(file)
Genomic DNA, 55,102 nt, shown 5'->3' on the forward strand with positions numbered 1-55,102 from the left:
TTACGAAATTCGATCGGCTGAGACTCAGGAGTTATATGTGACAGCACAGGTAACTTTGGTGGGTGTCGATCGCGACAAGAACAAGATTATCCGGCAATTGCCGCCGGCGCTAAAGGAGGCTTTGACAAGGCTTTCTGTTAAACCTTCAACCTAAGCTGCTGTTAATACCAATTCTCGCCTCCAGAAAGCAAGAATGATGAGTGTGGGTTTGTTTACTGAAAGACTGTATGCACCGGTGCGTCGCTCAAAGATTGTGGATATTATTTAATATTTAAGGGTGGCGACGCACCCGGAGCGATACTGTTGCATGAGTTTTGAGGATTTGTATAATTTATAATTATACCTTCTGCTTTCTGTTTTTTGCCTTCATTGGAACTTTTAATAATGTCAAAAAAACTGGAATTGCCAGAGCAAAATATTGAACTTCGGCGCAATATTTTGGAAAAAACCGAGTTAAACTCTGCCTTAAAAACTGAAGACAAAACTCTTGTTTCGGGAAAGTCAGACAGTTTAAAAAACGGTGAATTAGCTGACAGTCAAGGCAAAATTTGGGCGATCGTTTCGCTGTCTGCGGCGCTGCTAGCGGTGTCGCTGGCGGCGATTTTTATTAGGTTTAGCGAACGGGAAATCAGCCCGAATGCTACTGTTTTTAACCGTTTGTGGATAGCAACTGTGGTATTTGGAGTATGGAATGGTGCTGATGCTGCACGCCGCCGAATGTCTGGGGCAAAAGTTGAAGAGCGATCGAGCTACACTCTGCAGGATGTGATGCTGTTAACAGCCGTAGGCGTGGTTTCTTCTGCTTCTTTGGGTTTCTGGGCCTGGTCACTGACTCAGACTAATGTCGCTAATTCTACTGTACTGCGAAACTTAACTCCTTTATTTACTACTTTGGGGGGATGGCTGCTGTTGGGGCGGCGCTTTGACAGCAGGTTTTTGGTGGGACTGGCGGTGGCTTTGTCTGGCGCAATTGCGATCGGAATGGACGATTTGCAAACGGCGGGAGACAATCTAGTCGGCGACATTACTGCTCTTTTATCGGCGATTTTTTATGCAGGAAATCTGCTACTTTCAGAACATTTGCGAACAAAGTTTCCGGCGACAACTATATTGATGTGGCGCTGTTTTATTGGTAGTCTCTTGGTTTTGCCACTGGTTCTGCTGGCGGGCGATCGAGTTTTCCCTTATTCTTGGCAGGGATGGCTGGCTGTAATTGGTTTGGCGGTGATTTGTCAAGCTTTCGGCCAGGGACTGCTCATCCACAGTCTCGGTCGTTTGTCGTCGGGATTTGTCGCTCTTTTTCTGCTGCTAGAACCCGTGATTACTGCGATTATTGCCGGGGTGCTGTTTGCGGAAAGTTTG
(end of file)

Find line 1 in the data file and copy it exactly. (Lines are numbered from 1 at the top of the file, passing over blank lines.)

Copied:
Genomic DNA, 55,102 nt, shown 5'->3' on the forward strand with positions numbered 1-55,102 from the left: